Fisheries management takes more than understanding the biology and ecology of the fish and invertebrates that live in our waters. A large part depends on understanding the behaviors, trends, and needs of the anglers that paddle, pole, drift, wade, and motor along the coast! This is primarily accomplished through TPWD’s routine creel surveys in which staff members wait at boat ramps and marinas to ask a series of standardized questions to anglers as they end their fishing trip (in addition to counting and measuring fish, of course). In 2022, TPWD staff members conducted 18,697 creel survey interviews with anglers from Sabine Lake to the Lower Laguna Madre. So, what have we learned about the Modern Angler that haunts the flats and deeps of the Texas coast? Below are just a couple interesting facts about some of these anglers.
Where Did You Come from and Where Did You Go?
Anglers fishing on the Texas coast come from all over the state, the nation, and even the world. As you might expect, Texan anglers make up the bulk of the surveyed anglers (93.1% in 2022, to be exact). So where do the remaining anglers come from? Most out-of-state anglers come from Oklahoma, Louisiana, and Colorado with other elevated percentages coming from the mid-western US and even California (Figure 1). We also see international anglers from time to time—a recent creel survey interview on the mid-Texas coast intercepted two kayak anglers from France! This is a testament to the world-class sport fishery that Texas enjoys.
The Rise of the Fly Angler
While still making up a small percentage of coastal anglers (2% of anglers interviewed coastwide in 2022), fly fishing has seen more than a nine-fold increase in our creel surveys over the past 30 years. A little over 50% of all fly rod only interviewees (i.e., anglers using only fly rod gear) are residents of four Texas counties: Aransas, Nueces, Harris, and Travis. Interestingly, anglers participating in only fly fishing tend to report slightly higher trip satisfaction, on average, compared to more traditional rod and reel anglers (7.8 vs. 6.5 on a scale from 0 to 10—more about the trip satisfaction portion of the survey below).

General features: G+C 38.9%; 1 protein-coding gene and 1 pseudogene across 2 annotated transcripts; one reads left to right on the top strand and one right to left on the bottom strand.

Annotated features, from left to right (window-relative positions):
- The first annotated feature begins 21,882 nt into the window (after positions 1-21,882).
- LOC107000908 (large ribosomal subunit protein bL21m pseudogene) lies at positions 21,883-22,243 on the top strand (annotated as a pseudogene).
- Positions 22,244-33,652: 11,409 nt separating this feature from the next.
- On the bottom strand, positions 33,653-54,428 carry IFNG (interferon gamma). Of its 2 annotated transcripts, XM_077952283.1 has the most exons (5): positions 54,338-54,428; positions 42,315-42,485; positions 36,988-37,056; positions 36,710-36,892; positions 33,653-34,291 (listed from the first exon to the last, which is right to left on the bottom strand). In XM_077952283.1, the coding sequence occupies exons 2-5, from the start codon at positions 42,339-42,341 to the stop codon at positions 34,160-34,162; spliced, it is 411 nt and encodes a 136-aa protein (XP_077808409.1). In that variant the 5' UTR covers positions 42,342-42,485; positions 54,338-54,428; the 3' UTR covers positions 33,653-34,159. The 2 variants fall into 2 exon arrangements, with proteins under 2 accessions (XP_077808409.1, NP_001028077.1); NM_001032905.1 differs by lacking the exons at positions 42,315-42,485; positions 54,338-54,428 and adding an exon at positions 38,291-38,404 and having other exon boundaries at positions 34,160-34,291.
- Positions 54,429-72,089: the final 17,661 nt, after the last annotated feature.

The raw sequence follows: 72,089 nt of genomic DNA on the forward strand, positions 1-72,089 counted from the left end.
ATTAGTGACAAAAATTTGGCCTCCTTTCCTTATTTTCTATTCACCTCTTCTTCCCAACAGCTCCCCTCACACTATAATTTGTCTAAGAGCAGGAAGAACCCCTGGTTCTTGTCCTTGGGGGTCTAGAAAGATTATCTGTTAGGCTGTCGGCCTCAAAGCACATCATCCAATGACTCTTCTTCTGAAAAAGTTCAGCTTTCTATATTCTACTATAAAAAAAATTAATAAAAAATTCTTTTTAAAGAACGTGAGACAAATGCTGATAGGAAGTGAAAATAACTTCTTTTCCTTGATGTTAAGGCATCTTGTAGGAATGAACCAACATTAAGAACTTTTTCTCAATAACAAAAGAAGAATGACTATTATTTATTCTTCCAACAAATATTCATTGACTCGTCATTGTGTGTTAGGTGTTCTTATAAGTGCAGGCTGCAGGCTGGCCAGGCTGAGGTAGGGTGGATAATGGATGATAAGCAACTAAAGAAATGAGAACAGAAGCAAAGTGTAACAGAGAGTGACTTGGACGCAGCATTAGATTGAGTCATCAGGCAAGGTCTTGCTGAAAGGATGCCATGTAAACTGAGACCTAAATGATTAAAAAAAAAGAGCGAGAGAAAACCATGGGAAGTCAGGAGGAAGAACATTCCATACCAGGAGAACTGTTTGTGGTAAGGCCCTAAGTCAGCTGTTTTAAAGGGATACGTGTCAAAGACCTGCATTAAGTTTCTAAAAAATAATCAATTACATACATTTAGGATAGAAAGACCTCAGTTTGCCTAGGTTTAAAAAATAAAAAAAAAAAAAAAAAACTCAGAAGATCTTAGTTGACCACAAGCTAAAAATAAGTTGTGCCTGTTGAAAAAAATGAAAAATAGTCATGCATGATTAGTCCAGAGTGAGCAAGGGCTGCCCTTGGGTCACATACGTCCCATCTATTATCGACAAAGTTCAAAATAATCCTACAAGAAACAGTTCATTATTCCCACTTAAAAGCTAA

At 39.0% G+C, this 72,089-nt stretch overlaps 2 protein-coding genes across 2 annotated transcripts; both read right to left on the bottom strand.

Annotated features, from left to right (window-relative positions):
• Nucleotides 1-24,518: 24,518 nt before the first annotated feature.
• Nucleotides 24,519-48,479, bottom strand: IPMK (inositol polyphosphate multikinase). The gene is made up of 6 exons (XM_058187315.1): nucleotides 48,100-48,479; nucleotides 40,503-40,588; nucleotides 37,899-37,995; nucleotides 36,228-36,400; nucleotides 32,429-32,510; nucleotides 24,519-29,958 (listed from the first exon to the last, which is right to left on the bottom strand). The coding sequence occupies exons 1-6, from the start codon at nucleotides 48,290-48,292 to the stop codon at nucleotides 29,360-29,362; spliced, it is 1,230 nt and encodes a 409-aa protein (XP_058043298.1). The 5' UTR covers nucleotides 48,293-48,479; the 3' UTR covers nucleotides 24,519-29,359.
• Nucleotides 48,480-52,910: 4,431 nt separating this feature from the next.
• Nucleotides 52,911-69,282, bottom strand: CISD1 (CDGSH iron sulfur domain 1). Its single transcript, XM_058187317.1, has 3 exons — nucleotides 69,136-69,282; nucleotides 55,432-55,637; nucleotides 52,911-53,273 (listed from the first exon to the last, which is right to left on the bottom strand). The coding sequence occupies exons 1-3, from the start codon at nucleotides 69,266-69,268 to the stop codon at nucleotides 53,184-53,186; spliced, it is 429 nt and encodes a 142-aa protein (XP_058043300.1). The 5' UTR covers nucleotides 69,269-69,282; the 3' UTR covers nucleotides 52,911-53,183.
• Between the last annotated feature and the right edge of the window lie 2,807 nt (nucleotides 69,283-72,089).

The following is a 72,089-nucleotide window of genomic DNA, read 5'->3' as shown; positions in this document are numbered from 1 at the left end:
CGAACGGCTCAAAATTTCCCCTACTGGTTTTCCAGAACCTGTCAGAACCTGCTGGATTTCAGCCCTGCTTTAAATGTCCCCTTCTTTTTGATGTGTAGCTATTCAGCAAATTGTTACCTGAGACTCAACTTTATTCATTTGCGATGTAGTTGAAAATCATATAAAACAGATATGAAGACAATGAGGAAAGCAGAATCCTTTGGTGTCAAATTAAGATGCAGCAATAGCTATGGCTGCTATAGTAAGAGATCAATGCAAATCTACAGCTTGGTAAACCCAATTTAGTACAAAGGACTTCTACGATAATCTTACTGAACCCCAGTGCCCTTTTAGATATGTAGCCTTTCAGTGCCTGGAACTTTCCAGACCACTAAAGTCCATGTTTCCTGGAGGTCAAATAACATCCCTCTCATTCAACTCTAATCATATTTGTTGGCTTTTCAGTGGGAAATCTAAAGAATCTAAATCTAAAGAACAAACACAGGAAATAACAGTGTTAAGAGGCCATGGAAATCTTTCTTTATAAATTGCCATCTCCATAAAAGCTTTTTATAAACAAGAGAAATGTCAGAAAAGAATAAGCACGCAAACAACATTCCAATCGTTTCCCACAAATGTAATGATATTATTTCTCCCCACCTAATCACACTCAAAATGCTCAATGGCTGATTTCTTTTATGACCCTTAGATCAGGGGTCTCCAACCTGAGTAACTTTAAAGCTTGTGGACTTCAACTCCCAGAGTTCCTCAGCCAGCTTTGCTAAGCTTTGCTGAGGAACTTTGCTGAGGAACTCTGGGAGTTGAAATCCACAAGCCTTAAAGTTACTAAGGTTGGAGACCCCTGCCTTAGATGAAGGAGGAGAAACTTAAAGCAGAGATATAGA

Guided or Non-Guided
Anglers fishing on the Texas coast have the option to either strike out on their own or hire a professional to put them on the fish. While a lot goes into this decision, we have seen a very consistent increase in the percentage of guided anglers on the Texas coast, with a large spike in the percentage of guided angling in 2021 and 2022. Conversely, the percentage of tournament angler interviews at creel surveys has remained relatively constant since the early 2000s (about 2.5% of interviews), with a major drop-off in tournament interviews during 2020, most likely due to safety concerns associated with the COVID-19 pandemic.
Well, I Hope You’re Happy!
TPWD ends each of its angler creel survey interviews with a question about trip satisfaction. On a scale from 0 to 10, anglers on the Texas coast have consistently become more satisfied with their fishing trips over the past 30 years! While this doesn’t always correlate with catch, it’s clear that what makes a trip satisfying to anglers can be as diverse as the anglers themselves.
As you can see, TPWD is interested in more than just the fish that anglers catch. But this isn’t the only way that we learn about the Modern Angler. TPWD staff routinely conduct mail-out surveys, host public scoping meetings and hearings, and give presentations to local groups on everything from proposed regulations to observed trends in fisheries data. So, the next time you encounter a TPWD staff member at a creel survey, receive a survey in the mail, or hear about an upcoming public meeting, be sure to participate and make your voice heard! That way, we have the best data available to manage Texas’ fisheries resources for both the Modern Angler and the many anglers yet to come.